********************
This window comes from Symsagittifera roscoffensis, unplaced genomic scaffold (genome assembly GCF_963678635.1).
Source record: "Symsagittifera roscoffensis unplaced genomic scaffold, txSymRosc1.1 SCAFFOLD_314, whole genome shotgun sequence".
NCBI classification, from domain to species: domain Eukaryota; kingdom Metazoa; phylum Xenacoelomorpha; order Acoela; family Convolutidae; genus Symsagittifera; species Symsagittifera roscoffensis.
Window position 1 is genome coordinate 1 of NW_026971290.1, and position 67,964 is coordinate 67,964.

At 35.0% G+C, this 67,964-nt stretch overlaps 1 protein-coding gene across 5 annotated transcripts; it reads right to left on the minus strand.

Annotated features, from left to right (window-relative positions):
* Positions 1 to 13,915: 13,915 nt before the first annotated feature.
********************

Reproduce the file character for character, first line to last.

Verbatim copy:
This window comes from Symsagittifera roscoffensis, unplaced genomic scaffold (genome assembly GCF_963678635.1).
Source record: "Symsagittifera roscoffensis unplaced genomic scaffold, txSymRosc1.1 SCAFFOLD_314, whole genome shotgun sequence".
NCBI classification, from domain to species: domain Eukaryota; kingdom Metazoa; phylum Xenacoelomorpha; order Acoela; family Convolutidae; genus Symsagittifera; species Symsagittifera roscoffensis.
Window position 1 is genome coordinate 1 of NW_026971290.1, and position 67,964 is coordinate 67,964.

At 35.0% G+C, this 67,964-nt stretch overlaps 1 protein-coding gene across 5 annotated transcripts; it reads right to left on the minus strand.

Annotated features, from left to right (window-relative positions):
* Positions 1 to 13,915: 13,915 nt before the first annotated feature.